when there is a phasic activation of direct pathway thereby activating thalamo-cortical
neuron. There is a temporal interplay between activity of direct and indirect output
which helps to scale certain movement parameters such as amplitude or velocity during
a movement. This is called scaling hypothesis. The motor circuit may also act to
compare the intended movement from cerebral cortex with proprioceptive feed back.
A signal from the comparator would be then projected back to pre-central motor area
Basal ganglia output may act to focus the cortical selection of movements. This
fecilitates wanted movements and inhibit unwanted movements. By amplifying phasic
activity both direct and indirect pathways. The basal ganglia helps to sharpen the
contrast in activity in areas of cortex governing wanted and unwanted movements.
Basal ganglia and movement
There are 2 types of movement disorders:
- A)Hypokinetic (Parkinsonism)
- B)Hyperkinetic ( chorea, dystonia, Tic etc..)
In general hypokinetic movement disorder is characterized by increased indirect
pathway activity and hyperkinetic movement disorder by increased direct pathway
The above can be explained by parkinsonism and chorea as clinical paradigms.
It is a prototype of hypokinetic movement disorder characterized by bradykinesia,
rigidity and tremors. Loss of dopaminergic neuronal input from SNc to striatum leads
to overall increase in indirect pathway activity and decreased activity in direct
pathway. This enhances inhibitory influence over the thalamus which inhibits the
thalamocortical projection akinesia is due to increased inhibition of supplementary
motor area. Early position of Berietschaft potential is small in patients with parkinsonism.
Abnormalities in neuronal activity in basal ganglia eventually leads to abnormalities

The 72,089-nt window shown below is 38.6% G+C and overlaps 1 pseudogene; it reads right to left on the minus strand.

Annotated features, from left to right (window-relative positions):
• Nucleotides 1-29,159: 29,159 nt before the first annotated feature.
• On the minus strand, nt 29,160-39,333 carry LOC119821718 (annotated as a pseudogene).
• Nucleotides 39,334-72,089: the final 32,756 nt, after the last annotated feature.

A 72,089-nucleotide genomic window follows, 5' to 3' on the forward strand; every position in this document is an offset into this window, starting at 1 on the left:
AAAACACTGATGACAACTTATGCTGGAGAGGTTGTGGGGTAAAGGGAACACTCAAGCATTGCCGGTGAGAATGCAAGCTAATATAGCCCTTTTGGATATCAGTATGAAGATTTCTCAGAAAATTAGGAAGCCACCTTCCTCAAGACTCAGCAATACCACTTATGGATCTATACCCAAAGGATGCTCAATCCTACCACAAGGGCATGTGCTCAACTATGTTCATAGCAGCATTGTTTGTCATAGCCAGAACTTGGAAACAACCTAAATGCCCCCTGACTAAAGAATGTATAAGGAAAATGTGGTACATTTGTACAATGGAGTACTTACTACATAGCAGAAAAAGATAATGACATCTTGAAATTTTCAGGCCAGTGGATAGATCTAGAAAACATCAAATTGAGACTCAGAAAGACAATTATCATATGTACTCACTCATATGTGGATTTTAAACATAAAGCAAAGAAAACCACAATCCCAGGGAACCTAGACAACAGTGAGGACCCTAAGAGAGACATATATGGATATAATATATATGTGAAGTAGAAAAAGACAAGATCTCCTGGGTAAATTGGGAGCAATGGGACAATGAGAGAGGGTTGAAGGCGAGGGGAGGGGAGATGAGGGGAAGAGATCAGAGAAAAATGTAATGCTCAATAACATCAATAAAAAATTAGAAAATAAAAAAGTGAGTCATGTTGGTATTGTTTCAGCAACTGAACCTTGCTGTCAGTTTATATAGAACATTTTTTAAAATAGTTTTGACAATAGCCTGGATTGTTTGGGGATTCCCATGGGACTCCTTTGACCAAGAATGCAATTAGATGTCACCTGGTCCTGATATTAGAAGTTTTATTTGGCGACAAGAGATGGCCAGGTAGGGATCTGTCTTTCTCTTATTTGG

in spinal cord via the PPN and reticulospinal tract. There is inhibition of Ib interneurons
through the reticulospinal tract. This leads to disinhibition of motor neurons
and rigidity. Tremors of parkinson’s disease is supposed to be due to oscillatory
discharge in thalamic nuclei. Recently it has been postulated to be due to unmasking
of pacemaker like activity of basal ganglia due to loss of dopaminergic neurons.
This is a typical hyperkinetic disorder where there are non-sterotyped jerky quasipurposive
involuntary movements affecting the limbs or trunk. Caudate nucleus is affected.
Pathologically striatal neurons projecting to Gpe are specifically involved. This
leads to reduced inhibition of neuron of Gpe. This further leads to increased inhibition
of STN and Gpi/SNr through indirect pathway. This leads to reduced output to thalamus
and increased activity of thalamocortical neurons and excessive movements.
Therapeutic implication- Deep Brain stimulation(DBS)
DBS is high frequency stimulation of certain nuclei like STN and Gpi used in treatment
of PD. In parkinsonian state studies have showed that dopamine depleation in striatum
results in hyperactivity of STN and in turn increased activity of Gpi and SNr. The
over activity in these two structures induces a tonic inhibitory influence on motor
thalamic nuclei which results in hypoactivity of cortical neurons. High frequency
stimulation of STN and Gpi induces a deactivation of basal ganglia output structures
that liberates motor thalamic nuclei from tonic GABA ergic influence. The direct
effect of DBS is supposed to inhibit the structure stimulated by 2 mechanisms :
depolarization block and neuronal jamming. Direct action by release of neurotransmitter
release has also been postulated.
Basal ganglia are a group of subcortical and brain stem nuclei, which are involved
in programming, planning, initiation and smooth execution of movements. There are
direct and indirect pathways within the basal ganglia, which may be selectively
involved leading to hypo or hyperkinetic movement disorders. Targeting certain specific
nuclei like STN and Gpi by DBS is of therapeutic benefit in advanced Parkinson’s